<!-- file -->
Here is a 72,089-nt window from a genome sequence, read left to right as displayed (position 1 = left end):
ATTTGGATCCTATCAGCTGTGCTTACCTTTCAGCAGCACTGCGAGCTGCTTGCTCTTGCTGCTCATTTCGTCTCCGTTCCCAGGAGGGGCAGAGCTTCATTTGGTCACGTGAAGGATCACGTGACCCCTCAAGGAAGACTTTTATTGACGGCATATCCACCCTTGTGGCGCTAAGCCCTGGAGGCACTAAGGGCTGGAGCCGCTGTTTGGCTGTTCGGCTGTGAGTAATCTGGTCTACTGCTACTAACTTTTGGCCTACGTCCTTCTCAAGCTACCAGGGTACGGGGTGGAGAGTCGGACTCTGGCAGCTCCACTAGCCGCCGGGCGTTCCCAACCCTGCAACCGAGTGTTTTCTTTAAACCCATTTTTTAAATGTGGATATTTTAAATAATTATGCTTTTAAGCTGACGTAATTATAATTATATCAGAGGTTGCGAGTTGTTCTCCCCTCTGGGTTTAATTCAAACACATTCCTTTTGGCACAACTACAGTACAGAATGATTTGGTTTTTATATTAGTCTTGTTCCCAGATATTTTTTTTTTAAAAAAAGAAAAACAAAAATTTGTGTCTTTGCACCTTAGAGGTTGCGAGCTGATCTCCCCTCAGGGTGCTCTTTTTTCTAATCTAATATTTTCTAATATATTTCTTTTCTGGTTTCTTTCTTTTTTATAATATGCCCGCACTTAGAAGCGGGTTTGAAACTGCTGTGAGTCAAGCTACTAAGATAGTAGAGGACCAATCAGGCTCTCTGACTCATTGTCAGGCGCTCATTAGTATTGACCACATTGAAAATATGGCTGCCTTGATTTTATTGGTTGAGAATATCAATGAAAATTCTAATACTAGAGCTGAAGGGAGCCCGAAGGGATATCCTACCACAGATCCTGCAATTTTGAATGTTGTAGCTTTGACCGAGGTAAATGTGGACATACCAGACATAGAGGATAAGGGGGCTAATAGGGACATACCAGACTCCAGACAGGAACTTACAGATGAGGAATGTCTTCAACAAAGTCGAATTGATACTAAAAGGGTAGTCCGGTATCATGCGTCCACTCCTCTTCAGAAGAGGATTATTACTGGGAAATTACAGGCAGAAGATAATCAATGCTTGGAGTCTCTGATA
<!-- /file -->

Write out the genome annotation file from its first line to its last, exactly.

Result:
Here is a 72,089-nt window from a genome sequence, read left to right as displayed (position 1 = left end):
ATTTGGATCCTATCAGCTGTGCTTACCTTTCAGCAGCACTGCGAGCTGCTTGCTCTTGCTGCTCATTTCGTCTCCGTTCCCAGGAGGGGCAGAGCTTCATTTGGTCACGTGAAGGATCACGTGACCCCTCAAGGAAGACTTTTATTGACGGCATATCCACCCTTGTGGCGCTAAGCCCTGGAGGCACTAAGGGCTGGAGCCGCTGTTTGGCTGTTCGGCTGTGAGTAATCTGGTCTACTGCTACTAACTTTTGGCCTACGTCCTTCTCAAGCTACCAGGGTACGGGGTGGAGAGTCGGACTCTGGCAGCTCCACTAGCCGCCGGGCGTTCCCAACCCTGCAACCGAGTGTTTTCTTTAAACCCATTTTTTAAATGTGGATATTTTAAATAATTATGCTTTTAAGCTGACGTAATTATAATTATATCAGAGGTTGCGAGTTGTTCTCCCCTCTGGGTTTAATTCAAACACATTCCTTTTGGCACAACTACAGTACAGAATGATTTGGTTTTTATATTAGTCTTGTTCCCAGATATTTTTTTTTTAAAAAAAGAAAAACAAAAATTTGTGTCTTTGCACCTTAGAGGTTGCGAGCTGATCTCCCCTCAGGGTGCTCTTTTTTCTAATCTAATATTTTCTAATATATTTCTTTTCTGGTTTCTTTCTTTTTTATAATATGCCCGCACTTAGAAGCGGGTTTGAAACTGCTGTGAGTCAAGCTACTAAGATAGTAGAGGACCAATCAGGCTCTCTGACTCATTGTCAGGCGCTCATTAGTATTGACCACATTGAAAATATGGCTGCCTTGATTTTATTGGTTGAGAATATCAATGAAAATTCTAATACTAGAGCTGAAGGGAGCCCGAAGGGATATCCTACCACAGATCCTGCAATTTTGAATGTTGTAGCTTTGACCGAGGTAAATGTGGACATACCAGACATAGAGGATAAGGGGGCTAATAGGGACATACCAGACTCCAGACAGGAACTTACAGATGAGGAATGTCTTCAACAAAGTCGAATTGATACTAAAAGGGTAGTCCGGTATCATGCGTCCACTCCTCTTCAGAAGAGGATTATTACTGGGAAATTACAGGCAGAAGATAATCAATGCTTGGAGTCTCTGATA